LaRose by Louise Erdrich

I earmarked Louise Erdrich’s brilliant LaRose as ‘must reread’ about fifty pages in; I’ve since granted it ‘give-this-copy-to-a-friend-and-buy-yourself-another-copy’ status. I want to get it into the hands of as many people as I possibly can.

Louise Erdrich was awarded the PEN/Saul Bellow Award for Achievement in American Fiction in 2014, putting her in the company of Phillip Roth, Cormac McCarthy, Don DeLillo, Toni Morrison, and E. L. Doctorow. Erdrich’s The Round House won the National Book Award for Fiction in 2014. Her 2009 novel The Plague of Doves was a Pulitzer Prize finalist. Erdrich is one of very few Native American writers giving voice to a community which is generally not presented on the page. Erdrich is a legend; LaRose is the result of a literary legend writing at the top of their game.

Like most of her previous novels, LaRose is set on an unnamed fictional Indian reservation in North Dakota. This fictional universe – the setting of multiple narratives over a long career – has been compared to Marquez’s Macondo or Faulkner’s Yoknapatawpha County. Like these writers, Erdrich has the capacity to turn traumatic experience into beautiful literary magic.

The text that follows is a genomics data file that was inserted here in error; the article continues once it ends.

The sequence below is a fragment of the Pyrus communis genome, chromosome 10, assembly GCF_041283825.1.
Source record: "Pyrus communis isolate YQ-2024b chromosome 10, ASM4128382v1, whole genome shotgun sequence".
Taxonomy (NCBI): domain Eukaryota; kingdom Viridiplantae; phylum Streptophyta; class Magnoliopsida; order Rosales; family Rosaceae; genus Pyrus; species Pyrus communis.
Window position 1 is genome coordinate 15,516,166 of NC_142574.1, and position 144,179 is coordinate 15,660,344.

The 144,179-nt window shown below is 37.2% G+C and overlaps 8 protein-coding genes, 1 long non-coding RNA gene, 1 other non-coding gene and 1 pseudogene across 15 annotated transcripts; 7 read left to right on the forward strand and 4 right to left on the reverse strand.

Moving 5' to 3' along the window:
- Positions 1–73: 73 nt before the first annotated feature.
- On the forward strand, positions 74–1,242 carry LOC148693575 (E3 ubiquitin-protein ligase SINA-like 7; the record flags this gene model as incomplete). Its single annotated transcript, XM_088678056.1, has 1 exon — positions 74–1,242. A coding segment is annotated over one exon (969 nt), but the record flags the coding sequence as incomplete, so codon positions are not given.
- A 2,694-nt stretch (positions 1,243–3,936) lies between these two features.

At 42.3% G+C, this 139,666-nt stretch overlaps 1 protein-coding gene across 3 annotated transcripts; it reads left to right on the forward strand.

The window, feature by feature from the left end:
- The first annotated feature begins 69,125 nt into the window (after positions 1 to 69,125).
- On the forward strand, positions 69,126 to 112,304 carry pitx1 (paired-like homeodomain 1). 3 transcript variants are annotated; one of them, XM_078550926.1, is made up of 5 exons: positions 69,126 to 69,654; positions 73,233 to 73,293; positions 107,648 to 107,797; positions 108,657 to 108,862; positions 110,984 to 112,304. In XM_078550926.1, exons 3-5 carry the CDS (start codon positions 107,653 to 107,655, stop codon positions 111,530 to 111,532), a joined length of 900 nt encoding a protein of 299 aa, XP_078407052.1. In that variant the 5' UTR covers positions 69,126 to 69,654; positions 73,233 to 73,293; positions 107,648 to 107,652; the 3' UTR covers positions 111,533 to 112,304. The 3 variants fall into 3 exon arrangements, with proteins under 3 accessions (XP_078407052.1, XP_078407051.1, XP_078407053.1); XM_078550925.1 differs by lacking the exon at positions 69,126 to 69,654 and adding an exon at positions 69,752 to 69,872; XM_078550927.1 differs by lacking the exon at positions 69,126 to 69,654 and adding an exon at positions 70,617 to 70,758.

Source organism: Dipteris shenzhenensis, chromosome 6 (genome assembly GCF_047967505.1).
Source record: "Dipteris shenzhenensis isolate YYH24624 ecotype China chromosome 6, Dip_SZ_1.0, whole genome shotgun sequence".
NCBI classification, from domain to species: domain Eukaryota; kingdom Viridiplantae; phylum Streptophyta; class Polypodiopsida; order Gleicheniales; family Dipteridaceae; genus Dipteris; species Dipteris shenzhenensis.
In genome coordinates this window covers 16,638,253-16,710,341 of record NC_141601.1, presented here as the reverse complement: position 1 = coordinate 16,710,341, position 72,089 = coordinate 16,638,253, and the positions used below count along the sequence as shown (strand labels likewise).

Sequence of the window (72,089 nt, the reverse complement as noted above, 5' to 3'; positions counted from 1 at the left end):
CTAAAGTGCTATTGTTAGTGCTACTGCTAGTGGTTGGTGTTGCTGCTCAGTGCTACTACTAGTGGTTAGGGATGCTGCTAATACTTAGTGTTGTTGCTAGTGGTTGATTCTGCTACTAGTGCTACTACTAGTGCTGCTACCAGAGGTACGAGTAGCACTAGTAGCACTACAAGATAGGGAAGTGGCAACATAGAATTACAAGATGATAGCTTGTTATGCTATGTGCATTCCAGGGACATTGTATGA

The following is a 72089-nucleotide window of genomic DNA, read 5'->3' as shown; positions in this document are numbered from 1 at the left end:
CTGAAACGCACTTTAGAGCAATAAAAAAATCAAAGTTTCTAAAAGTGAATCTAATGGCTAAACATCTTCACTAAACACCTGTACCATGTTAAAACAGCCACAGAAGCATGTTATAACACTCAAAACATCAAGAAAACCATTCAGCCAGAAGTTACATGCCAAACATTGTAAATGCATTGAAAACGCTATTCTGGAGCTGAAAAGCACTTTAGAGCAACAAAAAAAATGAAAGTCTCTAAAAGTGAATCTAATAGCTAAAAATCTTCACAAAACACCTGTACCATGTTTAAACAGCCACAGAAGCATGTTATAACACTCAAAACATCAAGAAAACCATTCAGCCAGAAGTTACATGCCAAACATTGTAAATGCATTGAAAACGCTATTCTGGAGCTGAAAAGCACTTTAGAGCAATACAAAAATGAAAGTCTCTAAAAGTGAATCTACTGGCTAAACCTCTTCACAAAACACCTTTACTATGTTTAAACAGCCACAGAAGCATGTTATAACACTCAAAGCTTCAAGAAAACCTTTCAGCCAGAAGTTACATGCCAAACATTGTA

The action in LaRose begins as Y2K approaches, and centres around two families, two houses, on neighbouring properties. The book opens with the accidental shooting and killing of the son of one house by Landreaux, the father of the other house. To fix what’s been done, Landreaux delivers his own son, LaRose, to the other house, saying ‘Our son will be your son now.’ But this act only opens a door into this fictional world, peopled by complex and complicated and strange and troubled and beautiful characters. This book is about intergenerational trauma, history, justice, love, and magic, and the power and resilience of the human heart.

Ed Moreno

Cover image for LaRose


Louise Erdrich

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